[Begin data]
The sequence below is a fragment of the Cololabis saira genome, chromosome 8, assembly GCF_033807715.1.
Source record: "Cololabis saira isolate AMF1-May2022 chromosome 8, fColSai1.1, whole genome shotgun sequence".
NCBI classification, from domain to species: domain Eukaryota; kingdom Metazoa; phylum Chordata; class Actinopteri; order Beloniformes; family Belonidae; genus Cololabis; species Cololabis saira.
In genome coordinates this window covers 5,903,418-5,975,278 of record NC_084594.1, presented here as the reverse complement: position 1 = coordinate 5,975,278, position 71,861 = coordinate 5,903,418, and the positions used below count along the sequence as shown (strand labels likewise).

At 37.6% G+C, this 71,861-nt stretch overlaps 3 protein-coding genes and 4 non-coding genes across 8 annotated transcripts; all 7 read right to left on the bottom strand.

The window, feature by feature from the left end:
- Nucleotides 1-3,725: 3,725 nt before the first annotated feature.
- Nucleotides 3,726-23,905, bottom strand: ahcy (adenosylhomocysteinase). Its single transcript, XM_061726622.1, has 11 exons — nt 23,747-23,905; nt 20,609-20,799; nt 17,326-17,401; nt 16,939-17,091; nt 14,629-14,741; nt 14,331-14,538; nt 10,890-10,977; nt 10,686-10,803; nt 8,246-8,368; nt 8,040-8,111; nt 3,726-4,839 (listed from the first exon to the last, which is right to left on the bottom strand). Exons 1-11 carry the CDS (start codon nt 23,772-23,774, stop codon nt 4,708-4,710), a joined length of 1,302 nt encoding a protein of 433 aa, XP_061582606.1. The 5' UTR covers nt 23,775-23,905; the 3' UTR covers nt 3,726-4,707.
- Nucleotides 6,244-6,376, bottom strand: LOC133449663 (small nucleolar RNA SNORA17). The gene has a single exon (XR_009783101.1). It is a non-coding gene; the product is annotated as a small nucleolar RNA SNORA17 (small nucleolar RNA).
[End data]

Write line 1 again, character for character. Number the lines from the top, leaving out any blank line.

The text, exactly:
The sequence below is a fragment of the Cololabis saira genome, chromosome 8, assembly GCF_033807715.1.